Their Faith His Healing

their faith his healing

Seeing their faith, Jesus said to the man, “Young man, your sins are forgiven.” (Luke 5:20)

Read: Numbers 33:40-35:34, Luke 5:12-28, Psalm 65:1-13, Proverbs 11:23

Relate: They had faith and he was healed. “Faith transforms the whirlwind of despair into a warm and reviving breeze of hope.” These words of Martin Luther King Junior are true on so many levels. Sometimes my personal whirlwind of despair is so strong and immanent in my life that it takes the faith of another to transform it into the warm and reviving breeze of hope. Martin himself understood this. He talked often of his dream, but that dream was not truly for himself. As he made it clear, he did not think that he would arrive to see that day but he still had faith for others and that faith was what brought them through.

“Longevity has its place, but I’m not concerned about that now. I just want to do God’s will. He has allowed me to go up to the mountain. I’ve looked over and I have seen the promised land.I may not get there with you but I want you to know tonight that we as a people will get to the promised land. So I’m happy tonight, I’m not worried about anything. I’m not fearing any man. Mine eyes have seen the glory of the coming of the Lord.” The very next day, MLK was killed. He had the faith, and they were healed.

React: In less than two weeks, there have been three major bombings. First it was in Ankara, the capital of my adopted home. Then a suicide bomber hit a busy street not all that far from where I live here in Istanbul. Now it is Brussels. It is a desperately sick and dying world that we live in. Sometimes those closest to, and most effected by the disease of humanity’s sin cannot see a way out. For those who were injured and the families of the ones killed in these three attacks, that whirlwind of despair might be all they can see. For those refugees, Christian and Muslim who have fled the violence and terror of Bashar Assad and ISIS, or the occupying police in Southeast Turkey (more properly called Kurdistan), or for those victims of Boko Haram, the whirlwind of despair might be all they can see. They need friends who will pick them up, carry them through the roof, and bring them through prayer into the presence of Jesus.

That lame man was a faithless sinner. He didn’t deserve healing. He didn’t deserve to be forgiven and made whole. It was the faith of his friends that brought about the miracle. Who will I be a friend to? Will I lock my doors to their need or will I tear down roofs for their healing. It will be through my faith that they will be healed.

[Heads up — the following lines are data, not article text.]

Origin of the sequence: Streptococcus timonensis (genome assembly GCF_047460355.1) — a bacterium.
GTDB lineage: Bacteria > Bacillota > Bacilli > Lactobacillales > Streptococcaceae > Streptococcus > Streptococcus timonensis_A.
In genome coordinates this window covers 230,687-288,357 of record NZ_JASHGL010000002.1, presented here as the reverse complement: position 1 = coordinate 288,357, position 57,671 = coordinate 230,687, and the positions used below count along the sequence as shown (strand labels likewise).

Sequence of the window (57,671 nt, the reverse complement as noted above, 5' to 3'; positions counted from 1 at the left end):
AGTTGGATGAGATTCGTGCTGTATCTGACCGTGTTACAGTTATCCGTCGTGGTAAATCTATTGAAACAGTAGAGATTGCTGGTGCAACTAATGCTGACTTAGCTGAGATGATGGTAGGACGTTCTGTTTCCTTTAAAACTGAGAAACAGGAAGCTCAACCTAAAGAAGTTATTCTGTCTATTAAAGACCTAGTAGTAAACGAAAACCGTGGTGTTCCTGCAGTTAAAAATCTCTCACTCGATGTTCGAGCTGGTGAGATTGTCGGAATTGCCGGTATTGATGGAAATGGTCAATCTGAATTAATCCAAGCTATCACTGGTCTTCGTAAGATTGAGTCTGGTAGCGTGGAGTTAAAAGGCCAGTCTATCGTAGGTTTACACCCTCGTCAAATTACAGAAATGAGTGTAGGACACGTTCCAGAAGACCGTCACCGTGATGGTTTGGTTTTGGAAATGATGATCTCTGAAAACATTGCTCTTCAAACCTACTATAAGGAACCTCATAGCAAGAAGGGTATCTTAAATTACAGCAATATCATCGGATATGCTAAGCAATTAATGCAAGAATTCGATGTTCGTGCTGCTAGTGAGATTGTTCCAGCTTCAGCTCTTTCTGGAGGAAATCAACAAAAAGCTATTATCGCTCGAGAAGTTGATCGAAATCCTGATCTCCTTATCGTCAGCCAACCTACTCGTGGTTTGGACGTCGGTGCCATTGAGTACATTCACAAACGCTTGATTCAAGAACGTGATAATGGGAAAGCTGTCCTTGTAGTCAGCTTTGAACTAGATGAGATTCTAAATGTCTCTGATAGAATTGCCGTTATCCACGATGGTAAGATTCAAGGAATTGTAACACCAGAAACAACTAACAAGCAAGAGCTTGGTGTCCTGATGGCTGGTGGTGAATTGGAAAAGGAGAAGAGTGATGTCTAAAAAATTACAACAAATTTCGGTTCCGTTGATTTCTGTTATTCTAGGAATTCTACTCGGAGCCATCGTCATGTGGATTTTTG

Respond: 

Dear God,
I live in a sick and desperate and dying world. The bombing and destruction that has made recent headlines over and over again is only a symptom of the much greater disease of sin. My world doesn’t deserve saving. So many in my world don’t have the faith to be saved. They have no clue who You really are. But I come before You on their behalf. God, save. God, heal. God, forgive. For my Muslim brothers and sisters, show Your mercy and kindness and love and generosity and favor. We know that it is Your kindness that leads us to repentance and I ask that You would pour it out through me, through the Church in abundant measure. Let the love I show and that the Church shows be the light that brings them to You.
Amen

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4 thoughts on “Their Faith His Healing

  1. I was just recently pondering this very aspect of the story above. Thank you for putting it into my context today in such a powerful way. My faith, for their healing. I will pray–and act–differently now with this perspective.

  2. Reblogged this on ChristianBlessings and commented:
    Even though we may not see the substance of our faith yet, let us press on till victory according riding to His Word comes in our lives, lives of our loved ones, friends and associates. To His glory. Amen.

  3. Pingback: Their Faith His Healing | Daily Bread

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